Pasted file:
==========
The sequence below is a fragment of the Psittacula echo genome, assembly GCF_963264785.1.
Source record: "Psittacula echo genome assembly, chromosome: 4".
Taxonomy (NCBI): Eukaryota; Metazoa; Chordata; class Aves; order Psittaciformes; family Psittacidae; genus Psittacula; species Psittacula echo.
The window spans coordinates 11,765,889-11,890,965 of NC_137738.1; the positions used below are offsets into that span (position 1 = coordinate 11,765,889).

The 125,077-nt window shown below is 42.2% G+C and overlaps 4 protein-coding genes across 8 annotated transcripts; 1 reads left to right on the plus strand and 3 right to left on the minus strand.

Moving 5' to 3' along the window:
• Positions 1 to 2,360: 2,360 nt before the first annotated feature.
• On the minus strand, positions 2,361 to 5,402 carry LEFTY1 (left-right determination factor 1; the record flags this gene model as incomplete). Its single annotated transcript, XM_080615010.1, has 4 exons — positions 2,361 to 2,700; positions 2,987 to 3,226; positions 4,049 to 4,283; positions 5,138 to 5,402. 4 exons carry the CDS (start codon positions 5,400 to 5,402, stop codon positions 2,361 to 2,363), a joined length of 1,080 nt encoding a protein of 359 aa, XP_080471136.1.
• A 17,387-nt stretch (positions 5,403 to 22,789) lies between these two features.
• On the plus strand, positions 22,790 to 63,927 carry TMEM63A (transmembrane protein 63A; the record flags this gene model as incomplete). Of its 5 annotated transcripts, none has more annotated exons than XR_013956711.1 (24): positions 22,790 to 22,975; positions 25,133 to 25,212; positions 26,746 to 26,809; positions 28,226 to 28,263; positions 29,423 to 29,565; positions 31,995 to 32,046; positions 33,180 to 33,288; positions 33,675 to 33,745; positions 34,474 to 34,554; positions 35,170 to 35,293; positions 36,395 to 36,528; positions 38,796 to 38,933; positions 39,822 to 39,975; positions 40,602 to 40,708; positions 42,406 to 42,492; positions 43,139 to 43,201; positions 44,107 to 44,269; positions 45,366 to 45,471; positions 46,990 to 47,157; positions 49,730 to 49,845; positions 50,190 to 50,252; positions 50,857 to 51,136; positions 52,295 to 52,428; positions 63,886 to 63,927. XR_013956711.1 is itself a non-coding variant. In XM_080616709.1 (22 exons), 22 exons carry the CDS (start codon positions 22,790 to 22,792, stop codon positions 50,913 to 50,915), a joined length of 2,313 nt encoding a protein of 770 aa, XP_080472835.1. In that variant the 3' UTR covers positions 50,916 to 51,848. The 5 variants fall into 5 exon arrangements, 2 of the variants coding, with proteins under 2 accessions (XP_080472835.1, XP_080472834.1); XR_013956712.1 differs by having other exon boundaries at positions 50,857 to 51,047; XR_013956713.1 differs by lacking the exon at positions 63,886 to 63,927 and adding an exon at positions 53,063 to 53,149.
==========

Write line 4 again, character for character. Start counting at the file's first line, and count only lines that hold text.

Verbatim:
The window spans coordinates 11,765,889-11,890,965 of NC_137738.1; the positions used below are offsets into that span (position 1 = coordinate 11,765,889).